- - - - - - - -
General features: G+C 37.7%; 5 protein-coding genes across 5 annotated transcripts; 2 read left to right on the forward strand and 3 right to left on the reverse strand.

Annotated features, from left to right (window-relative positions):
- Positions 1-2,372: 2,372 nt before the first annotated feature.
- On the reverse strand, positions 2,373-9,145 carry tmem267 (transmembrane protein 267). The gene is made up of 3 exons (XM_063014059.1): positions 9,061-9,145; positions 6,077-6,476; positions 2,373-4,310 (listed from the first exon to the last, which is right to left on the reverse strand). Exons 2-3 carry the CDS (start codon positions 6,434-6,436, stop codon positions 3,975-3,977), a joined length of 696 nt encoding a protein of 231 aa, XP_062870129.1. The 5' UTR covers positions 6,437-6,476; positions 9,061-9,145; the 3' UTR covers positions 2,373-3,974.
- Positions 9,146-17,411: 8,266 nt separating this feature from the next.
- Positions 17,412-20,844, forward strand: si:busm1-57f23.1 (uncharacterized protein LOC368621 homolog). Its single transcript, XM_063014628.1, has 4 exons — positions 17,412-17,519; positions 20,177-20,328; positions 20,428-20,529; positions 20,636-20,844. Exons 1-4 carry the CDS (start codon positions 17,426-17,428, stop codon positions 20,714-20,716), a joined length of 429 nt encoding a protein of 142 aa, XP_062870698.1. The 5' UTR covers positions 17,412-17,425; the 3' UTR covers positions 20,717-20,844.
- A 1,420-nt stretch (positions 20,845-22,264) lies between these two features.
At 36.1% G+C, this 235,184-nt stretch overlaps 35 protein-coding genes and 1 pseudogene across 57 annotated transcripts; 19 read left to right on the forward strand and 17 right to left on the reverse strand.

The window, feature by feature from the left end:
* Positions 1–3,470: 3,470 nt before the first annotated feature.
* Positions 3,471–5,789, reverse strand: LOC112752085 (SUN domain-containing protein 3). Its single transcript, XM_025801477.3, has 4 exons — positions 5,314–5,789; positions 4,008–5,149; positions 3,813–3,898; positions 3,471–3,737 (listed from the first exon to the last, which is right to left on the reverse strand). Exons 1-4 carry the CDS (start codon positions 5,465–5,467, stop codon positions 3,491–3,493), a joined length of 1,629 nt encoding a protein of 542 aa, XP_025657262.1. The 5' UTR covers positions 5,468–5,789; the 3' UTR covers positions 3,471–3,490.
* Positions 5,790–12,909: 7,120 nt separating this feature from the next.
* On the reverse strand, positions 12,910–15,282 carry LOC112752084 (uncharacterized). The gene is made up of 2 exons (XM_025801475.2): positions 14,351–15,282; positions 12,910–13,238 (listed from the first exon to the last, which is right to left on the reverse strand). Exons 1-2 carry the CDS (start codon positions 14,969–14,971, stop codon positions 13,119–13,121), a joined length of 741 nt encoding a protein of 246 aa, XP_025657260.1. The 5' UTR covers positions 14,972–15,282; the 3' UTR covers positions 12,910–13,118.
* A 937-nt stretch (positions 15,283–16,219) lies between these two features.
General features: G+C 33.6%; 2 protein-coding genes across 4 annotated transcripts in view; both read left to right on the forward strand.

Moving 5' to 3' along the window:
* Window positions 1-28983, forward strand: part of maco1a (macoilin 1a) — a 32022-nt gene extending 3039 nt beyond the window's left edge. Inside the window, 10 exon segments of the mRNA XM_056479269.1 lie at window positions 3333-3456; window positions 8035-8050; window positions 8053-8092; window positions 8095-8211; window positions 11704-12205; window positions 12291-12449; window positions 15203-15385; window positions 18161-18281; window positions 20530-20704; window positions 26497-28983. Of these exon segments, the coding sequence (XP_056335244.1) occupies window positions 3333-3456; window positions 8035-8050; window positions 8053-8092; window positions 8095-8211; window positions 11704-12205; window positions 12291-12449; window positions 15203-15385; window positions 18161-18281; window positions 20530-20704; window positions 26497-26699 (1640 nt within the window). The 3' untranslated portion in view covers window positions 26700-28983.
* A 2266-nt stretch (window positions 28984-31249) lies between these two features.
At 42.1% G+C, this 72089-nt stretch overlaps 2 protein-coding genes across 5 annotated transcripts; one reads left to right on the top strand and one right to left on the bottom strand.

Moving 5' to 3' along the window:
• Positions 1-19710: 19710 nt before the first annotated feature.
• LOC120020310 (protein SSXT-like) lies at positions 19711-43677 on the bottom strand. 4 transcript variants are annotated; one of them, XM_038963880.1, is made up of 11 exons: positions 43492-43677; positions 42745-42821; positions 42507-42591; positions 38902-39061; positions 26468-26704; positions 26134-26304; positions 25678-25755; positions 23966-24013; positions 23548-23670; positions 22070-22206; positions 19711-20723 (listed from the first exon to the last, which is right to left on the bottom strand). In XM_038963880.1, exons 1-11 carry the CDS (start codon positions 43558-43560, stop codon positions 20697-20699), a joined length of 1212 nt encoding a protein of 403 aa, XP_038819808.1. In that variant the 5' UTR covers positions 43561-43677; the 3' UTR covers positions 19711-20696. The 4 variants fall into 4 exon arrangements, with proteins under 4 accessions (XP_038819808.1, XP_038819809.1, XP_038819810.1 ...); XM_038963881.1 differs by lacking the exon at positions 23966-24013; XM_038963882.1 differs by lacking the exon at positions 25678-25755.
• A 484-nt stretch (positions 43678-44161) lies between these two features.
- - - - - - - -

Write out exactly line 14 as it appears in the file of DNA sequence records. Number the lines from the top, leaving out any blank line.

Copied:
* A 937-nt stretch (positions 15,283–16,219) lies between these two features.